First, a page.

Manuscript page of Kabbalah by R. Judah Ftiia, [Jerusalem] 20th Century
דף כ"י בקבלה מה"ר יאודה משה פתייא - Kabbalah
- Lot Number 52656
- Title (English) Manuscript page of Kabbalah by R. Judah Ftiia
- Title (Hebrew) דף כ"י בקבלה מה"ר יאודה משה פתייא
- Note Kabbalah
- Author R. Judah Ftiia
- City [Jerusalem]
- Publication Date 20th Century
- Estimated Price - Low 600
- Estimated Price - High 1,000
- Item # 2219019
- End Date
- Start Date
 pp. 210:134 mm., light age staining, ink on lined paper, neat Sephardic script..
Page with kabbalistic text on both sides by the gaon, the kabbalist R. Judah ben Moses Yeshua Ftiia (1859-1942), the author of Aderah Zutah – Yayin ha-Rekah (Baghdad, 1909), Minhat Yehudah (Baghdad, 1933), Bet Lehem Yehudah (Jerusalem, 1936), and several additional highly regarded works.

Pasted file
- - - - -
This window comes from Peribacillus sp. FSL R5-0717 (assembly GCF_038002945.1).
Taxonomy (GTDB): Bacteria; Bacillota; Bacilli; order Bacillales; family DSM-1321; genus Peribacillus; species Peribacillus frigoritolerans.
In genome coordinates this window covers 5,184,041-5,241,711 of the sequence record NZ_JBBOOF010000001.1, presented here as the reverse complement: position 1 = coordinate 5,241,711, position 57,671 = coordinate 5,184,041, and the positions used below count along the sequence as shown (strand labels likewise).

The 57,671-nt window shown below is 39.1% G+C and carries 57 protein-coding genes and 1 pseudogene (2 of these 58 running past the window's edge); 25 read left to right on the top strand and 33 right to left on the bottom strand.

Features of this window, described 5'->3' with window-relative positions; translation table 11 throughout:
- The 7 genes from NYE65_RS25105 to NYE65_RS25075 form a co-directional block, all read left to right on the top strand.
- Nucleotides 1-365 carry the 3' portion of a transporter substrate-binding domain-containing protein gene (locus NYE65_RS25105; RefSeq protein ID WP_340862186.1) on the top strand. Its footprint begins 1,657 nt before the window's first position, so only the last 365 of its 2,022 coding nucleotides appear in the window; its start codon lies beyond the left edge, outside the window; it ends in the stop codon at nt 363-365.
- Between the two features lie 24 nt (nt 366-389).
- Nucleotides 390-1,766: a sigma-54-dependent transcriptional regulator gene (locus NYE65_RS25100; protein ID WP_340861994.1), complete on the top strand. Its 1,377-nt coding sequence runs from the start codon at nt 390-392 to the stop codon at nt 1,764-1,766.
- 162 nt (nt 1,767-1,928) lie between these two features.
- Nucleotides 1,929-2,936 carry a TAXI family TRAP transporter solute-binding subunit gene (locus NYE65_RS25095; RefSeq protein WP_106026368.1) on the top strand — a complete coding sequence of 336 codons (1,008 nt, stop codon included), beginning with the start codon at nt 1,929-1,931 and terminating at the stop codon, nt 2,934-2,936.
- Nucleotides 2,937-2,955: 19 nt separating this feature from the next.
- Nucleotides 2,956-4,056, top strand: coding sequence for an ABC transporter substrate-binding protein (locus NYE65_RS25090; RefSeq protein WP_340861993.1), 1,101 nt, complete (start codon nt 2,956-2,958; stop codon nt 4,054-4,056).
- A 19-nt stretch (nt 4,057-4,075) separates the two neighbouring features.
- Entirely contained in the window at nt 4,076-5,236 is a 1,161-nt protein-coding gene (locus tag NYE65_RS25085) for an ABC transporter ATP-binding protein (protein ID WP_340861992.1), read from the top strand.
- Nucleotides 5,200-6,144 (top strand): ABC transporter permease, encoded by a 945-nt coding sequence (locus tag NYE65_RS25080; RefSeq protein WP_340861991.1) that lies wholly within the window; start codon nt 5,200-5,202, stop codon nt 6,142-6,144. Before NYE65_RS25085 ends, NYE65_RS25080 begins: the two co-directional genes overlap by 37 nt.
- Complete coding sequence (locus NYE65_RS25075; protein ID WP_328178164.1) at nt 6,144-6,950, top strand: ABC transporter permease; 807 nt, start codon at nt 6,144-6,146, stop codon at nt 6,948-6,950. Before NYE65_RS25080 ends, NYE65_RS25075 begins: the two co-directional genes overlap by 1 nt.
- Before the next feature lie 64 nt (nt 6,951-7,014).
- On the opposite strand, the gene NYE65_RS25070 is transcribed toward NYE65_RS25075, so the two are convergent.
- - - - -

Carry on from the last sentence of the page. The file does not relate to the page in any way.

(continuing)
Amulets are frequently mentioned in talmudic literature. The term used is kame'a or kami'a (pl. kemi'ot or kemi'in), a word whose origin is obscure. It is possible that it derives from a root meaning "to bind" (cf. Rashi to Shab. 61a), but it might come from an Arabic root meaning "to hang." In either case, the reference is clearly something that is bound or hung on the person (cf. Kohut, Arukh, 7 (1926), 123). The Talmud mentions two sorts of kemi'ot: a written one and the kame'a shel ikrin, a kame'a made from roots of a certain plant. The written kame'a was a parchment inscribed with one or more quotations from a variety of sources, including the Scriptures (cf. Shab. 61b). The question arose whether the amulets were invested with the holiness of the scriptural scrolls and whether they should, therefore, be saved from a conflagration occurring on the Sabbath. A baraita is quoted which specifically states that they are not holy and that they, together with other texts which contain scriptural quotations (lit. berakhot), should be left to burn (ibid.). In the original Tosefta text, however, no mention is made of kemi'ot (Tosef. Shab. 13:4).